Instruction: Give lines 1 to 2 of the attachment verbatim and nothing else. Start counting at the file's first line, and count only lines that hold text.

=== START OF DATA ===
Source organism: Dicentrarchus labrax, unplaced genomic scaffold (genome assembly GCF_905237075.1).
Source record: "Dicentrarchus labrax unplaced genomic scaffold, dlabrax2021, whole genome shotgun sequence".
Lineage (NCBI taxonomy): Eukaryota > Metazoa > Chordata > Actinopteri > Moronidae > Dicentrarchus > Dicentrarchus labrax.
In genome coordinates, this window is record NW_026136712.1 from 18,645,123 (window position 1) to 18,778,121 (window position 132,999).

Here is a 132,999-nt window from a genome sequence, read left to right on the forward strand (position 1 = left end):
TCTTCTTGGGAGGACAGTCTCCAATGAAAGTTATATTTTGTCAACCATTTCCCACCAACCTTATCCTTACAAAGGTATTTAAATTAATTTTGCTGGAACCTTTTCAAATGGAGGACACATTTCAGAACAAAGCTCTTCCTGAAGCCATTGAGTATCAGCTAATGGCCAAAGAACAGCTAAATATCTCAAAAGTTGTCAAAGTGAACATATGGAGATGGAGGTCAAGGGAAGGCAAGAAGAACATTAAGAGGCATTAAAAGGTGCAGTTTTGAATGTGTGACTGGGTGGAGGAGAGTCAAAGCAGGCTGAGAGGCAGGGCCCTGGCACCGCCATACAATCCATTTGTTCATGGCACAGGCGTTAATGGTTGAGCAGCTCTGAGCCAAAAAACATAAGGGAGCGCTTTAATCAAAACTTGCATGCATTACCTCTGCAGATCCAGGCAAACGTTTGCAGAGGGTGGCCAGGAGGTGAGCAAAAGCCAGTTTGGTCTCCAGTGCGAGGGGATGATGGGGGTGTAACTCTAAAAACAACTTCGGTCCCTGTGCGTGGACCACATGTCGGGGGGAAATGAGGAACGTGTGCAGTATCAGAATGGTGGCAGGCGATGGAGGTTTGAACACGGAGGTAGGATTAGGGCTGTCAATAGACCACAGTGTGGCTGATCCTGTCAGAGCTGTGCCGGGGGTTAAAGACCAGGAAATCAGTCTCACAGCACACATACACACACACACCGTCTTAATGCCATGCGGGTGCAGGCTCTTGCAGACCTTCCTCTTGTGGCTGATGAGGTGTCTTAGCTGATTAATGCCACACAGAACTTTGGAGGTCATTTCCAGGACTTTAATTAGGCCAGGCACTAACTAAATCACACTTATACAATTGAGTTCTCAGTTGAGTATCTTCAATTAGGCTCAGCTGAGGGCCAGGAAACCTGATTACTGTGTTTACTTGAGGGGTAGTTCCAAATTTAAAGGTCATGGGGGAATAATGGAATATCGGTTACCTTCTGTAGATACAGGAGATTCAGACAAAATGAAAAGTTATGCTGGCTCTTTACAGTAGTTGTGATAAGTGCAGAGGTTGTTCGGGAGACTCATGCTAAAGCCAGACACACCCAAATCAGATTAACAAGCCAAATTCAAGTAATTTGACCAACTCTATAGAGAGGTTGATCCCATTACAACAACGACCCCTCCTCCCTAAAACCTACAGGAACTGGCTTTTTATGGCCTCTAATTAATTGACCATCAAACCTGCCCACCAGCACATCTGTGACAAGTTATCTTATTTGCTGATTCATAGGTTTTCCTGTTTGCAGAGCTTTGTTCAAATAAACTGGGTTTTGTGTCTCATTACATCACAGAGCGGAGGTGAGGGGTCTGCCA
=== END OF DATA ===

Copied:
Source organism: Dicentrarchus labrax, unplaced genomic scaffold (genome assembly GCF_905237075.1).
Source record: "Dicentrarchus labrax unplaced genomic scaffold, dlabrax2021, whole genome shotgun sequence".